I want strangers to stop and say how cute you are. I want presumptuous people to feel my belly. I want you to kick them away. I am ready for you; I’m sitting in your room right now. You get the last of the evening’s sunlight. Your window looks out onto this quiet little street, where you will ride your bike and make friends with other scabby kneed kids. This will be your first home, and every minute of looking for that home included reserving a special space just for you. Your room has rose-coloured carpet and curtains – it came with the house, but we sort of like it. There’s room for a little pop-up tent, or a chair with a blanket over it, or a rocking chair.

We’re not rich, but we’re not poor. And when you come, when you emerge into this world, I want you to know that I wanted you with every fibre of my being, that my soul has waited for you this immensely long time, that you were loved before you were even conceived.

I’ve made an appointment with your other mom, to see the doctor who is going to help us make you. It’s for the day after I turn 30, and the best birthday present I can imagine having will be seeing the day that your birth day comes.

I love you.

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Love is in the air.

August 10, 2009

Dear TMD,

You are the best partner I could ever have. You have done so much for me this pregnancy, without complaint, and usually while making me laugh. I can’t believe our little babies are going to be in our arms tomorrow, and who else would I rather share this with?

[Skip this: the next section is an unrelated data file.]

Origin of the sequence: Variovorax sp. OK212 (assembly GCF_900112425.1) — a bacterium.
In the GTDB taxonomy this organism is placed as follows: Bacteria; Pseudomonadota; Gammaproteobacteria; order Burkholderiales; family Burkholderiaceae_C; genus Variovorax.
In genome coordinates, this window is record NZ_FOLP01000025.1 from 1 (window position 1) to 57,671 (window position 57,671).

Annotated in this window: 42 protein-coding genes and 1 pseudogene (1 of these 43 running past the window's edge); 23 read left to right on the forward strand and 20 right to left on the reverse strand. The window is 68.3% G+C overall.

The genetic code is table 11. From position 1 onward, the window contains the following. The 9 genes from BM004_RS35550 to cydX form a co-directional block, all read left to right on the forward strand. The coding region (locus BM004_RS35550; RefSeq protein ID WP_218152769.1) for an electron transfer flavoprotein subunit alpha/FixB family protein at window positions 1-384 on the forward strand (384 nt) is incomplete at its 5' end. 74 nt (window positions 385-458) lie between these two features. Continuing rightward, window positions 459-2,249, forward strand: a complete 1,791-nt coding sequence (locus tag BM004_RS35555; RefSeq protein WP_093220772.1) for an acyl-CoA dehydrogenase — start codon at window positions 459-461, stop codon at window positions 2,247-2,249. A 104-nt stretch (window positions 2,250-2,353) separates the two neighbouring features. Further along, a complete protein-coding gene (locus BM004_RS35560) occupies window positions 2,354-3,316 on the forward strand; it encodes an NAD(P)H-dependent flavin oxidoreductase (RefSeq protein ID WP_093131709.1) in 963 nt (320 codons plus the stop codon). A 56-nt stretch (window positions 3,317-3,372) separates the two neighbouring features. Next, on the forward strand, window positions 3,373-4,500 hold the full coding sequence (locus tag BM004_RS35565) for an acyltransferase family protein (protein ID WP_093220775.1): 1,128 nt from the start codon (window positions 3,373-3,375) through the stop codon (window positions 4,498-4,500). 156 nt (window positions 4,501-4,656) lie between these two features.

I love you.

——————–

Dear babies,

I am sort of scared about being your mom. I know Mommy will be there to help me with you, but sometimes I think she is much more grown up than I am. I still don’t believe we are going to meet you so soon. It seems like yesterday we were so proud of your eight celled selves, and now look at you. See you soon.

I love you.

PS – Please have mercy on us.

33 weeks 3 days pregnant.

July 10, 2009

Dear Babies,

Your mummy built your new pushchair yesterday while I watched. Despite claims that it was ‘the ultimate in user friendliness,’ Mummy used a lot of words that you probably won’t hear from her again – unless you get little brothers or sisters in future and she needs to build another pushchair.

In the store it looked so sexy and cute, and relatively normal-sized. Now, you babies don’t know what size our home is, because right now you are all smushed up in my (your) womb. But when your pushchair is in our lounge, it DOMINATES. Do you know what ‘dominate’ means? It means it takes up all the room and there is no room for anything else. In fact, I couldn’t even get a picture of Mummy with the pushchair because it was so big.

But dang, you guys are gonna look cute in it. Mummy keeps saying it ‘turns on a dime,’ and I will certainly remind her of that when you guys are big, fat, happy babies and our arm muscles are weeping from the pain of pushing that megalith up a hill on a path that twists and curves.

I got my wheelchair yesterday and Mummy hurt herself lifting it into the boot of the car. Your pushchair would totally kick the ass of my wheelchair in a fight. Except I suspect your pushchair is too expensive and high class to want to fight with a banged up piece of metal transport from the local charity.